Are Sydney’s dancefloors inclusive enough?
Sydney is a city of contradictions. It’s home to the Southern Hemisphere’s largest Gay and Lesbian Mardi Gras celebration but some of its western suburbs touted a no vote as high as 73% in last year’s dreaded same-sex marriage plebiscite.
Comparatively, the city has a reputation of incubating some of the most successful and critically acclaimed musical acts in Australian history but, since 2014, has been languishing under draconian lockout laws that have so far seen 176 venues close their doors for good.
How much do these two issues intertwine and how do we make Sydney’s dancefloors a safe, welcoming and fun place for as many people as possible?
Loren Granich is one of the creative minds behind A Club Called Rhonda, a pansexual party in LA that has garnered international attention for being a safe space where everyone can enjoy a bloody good night out.
“It started off very innocently. It essentially came from a desire for myself, who is a straight man, and Gregory [Alexander, co-founder], who is a gay man, and us being best friends to have a place where we could have all of our friends together,” Granich tells TMN.
Granich will make his first visit to Australia in a couple weeks as a speaker at Sydney’s Global Cities After Dark conference where he’ll be discussing the importance of an inclusive dancefloor and how to spread the word worldwide.
“I would say that the thing that I learned is the importance of creating community nightlife. It’s great to go to a club and hire a DJ and people might or might not show up, but where things really start to happen, is when you focus not on selling tickets but focus on creating a community,” says Granich.
“Not saying that we all need to change the world, but if you want to do something that shows the true potential of what nightlife can do and how it can bring people and a city together, focus on the community. I think that that’s where you can start doing some big things in your city.
“I’m speaking to any kind of aspiring nightlife impresario or whoever wants to start doing things in this space.”
There’s no shortage of LGBTIQ+ events in Sydney but it wasn’t always that way as Heaps Gay founder and producer Kat Dopper explains, “I remember when I first started Heaps Gay five years ago. The scene was very different, the LGBTQIA scene was very segregated.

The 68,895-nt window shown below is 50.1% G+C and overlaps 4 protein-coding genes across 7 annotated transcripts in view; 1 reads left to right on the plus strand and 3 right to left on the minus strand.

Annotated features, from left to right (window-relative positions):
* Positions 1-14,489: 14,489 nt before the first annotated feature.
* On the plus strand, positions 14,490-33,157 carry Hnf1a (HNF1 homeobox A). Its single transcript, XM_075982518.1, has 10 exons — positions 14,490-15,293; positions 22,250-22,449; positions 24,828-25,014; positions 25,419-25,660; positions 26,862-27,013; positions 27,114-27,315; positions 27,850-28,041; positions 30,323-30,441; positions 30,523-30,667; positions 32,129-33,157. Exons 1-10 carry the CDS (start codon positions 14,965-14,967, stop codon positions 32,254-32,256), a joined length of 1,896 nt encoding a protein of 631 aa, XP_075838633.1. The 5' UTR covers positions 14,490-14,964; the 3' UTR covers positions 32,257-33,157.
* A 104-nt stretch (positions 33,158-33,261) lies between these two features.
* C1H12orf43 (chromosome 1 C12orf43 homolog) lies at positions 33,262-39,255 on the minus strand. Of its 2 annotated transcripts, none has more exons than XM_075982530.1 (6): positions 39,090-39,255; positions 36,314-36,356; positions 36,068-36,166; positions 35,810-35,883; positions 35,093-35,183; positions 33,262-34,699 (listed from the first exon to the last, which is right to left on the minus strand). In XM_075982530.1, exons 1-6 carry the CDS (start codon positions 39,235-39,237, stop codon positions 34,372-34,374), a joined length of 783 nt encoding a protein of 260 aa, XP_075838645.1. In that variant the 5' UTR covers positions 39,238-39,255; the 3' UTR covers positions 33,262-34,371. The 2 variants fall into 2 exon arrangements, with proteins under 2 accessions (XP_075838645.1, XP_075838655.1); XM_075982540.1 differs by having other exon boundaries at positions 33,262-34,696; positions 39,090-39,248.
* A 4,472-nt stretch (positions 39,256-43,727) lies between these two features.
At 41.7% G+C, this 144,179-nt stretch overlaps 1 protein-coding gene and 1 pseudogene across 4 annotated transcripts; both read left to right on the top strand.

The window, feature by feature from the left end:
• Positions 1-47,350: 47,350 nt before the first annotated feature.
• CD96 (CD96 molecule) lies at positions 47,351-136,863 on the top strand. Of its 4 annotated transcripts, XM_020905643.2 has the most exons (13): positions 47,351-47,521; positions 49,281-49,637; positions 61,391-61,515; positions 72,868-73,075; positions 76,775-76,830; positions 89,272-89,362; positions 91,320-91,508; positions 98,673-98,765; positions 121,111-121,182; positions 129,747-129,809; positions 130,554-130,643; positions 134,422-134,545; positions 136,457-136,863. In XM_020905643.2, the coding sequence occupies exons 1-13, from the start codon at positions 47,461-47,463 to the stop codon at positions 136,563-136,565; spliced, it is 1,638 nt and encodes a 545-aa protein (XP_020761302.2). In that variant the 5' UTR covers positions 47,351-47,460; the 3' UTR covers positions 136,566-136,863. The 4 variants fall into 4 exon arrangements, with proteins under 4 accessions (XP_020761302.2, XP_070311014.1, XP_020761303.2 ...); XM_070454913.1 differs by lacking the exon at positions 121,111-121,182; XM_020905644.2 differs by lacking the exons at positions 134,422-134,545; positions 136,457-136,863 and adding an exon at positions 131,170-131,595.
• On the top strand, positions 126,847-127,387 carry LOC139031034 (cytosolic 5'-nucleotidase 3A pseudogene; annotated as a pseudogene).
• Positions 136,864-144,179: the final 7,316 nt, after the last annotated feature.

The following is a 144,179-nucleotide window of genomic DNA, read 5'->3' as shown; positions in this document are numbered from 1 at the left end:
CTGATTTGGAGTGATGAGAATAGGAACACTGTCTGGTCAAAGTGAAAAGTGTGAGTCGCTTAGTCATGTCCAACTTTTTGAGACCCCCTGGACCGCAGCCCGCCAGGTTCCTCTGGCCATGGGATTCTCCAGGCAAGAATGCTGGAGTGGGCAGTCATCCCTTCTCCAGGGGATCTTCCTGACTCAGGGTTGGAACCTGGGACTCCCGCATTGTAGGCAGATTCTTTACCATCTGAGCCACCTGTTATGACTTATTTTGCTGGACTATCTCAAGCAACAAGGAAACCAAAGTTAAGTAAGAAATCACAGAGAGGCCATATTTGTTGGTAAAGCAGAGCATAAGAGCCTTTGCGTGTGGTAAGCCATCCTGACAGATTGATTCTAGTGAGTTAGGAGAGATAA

“Gay pubs on Oxford Street, random lesbian nights in Newtown but nothing that I felt were inclusive and catering for everyone in our community.
“We have seen the closing of institutions, the death of lesbian bars, the closing of gay clubs and the birth of a ‘queer scene’, which involves many promoters creating spaces which focus on the music and the vibe and everyone’s welcome.”
However, this change into a more homogenous scene has thrown up its own problems.
“Since marriage equality has passed, and maybe because of the changing nightlife scene post lockouts, queer parties are “on trend, cool” and what comes with that, is ensuring we are inclusive but also still creating that safe space for our community,” says Dopper.
Image via Heaps Gay Facebook
“So it can be hard to navigate that at the door, especially when now we are all working in the same venues and different events (both lgbt+ and not) happen on different nights.”
POOF DOOF director Anthony Hocking recalls a collective sigh of relief from the community following the successful yes vote and the blossoming of more grassroots events that skirt around Sydney’s restrictions.
“With the ever-hardening nightlife laws in Sydney, this has really forced parties to think more creatively about how they can run significant, meaningful, inclusive events whilst still operating within the confines of the law,” Hocking tells TMN.
“We’ve specifically noticed the evolution of smaller, more engaging events run by committed artistic operators whose core focus is to surprise and delight with theming, decor and incredible performance acts.”
Both Hocking and Dopper are on the same page at what is needed to make Sydney’s nightlife even more accepting – education.
“I think dance floor ethics are important – educating people on ‘consent’ so that people can feel safe in spaces and on dance floors,” says Dopper.
“Calling out curators and promoters who aren’t thinking about diversity when they curate lineups – diversity promotes inclusivity.”
Hocking praises the improvements made to the scene over the last couple of years but is firm on where the scene needs to pull up its socks.
“The continued education of all venue staff and door security is essential – whether they’re working at a specifically LGBQTI+ venue or not,” says Hocking.
“These individuals are responsible for the inclusion and safety of all patrons whilst attending events and its important they are well informed, mature, respectful and responsible.”
Granich, ultimately sees the heightened interest in improving queer events and their overall visibility as the key to creating a more accepting society overall.
“We are the gateway to the gay community for a lot of straight people. Even if they don’t know it when they come. They end up making friends and dancing and laughing, and I think for all the talk that you can do about making people accept equality or changing perception there’s nothing better than sharing a drink and laughing and dancing with somebody,” says Granich.
“I think that there’s a lot of approaches that you could take to creating a more equal world, and I think that the Rhonda approach is just one of them where it’s let’s throw everybody in a box and have them sweat together.
“That’s my personal favourite way to crack open this thing.”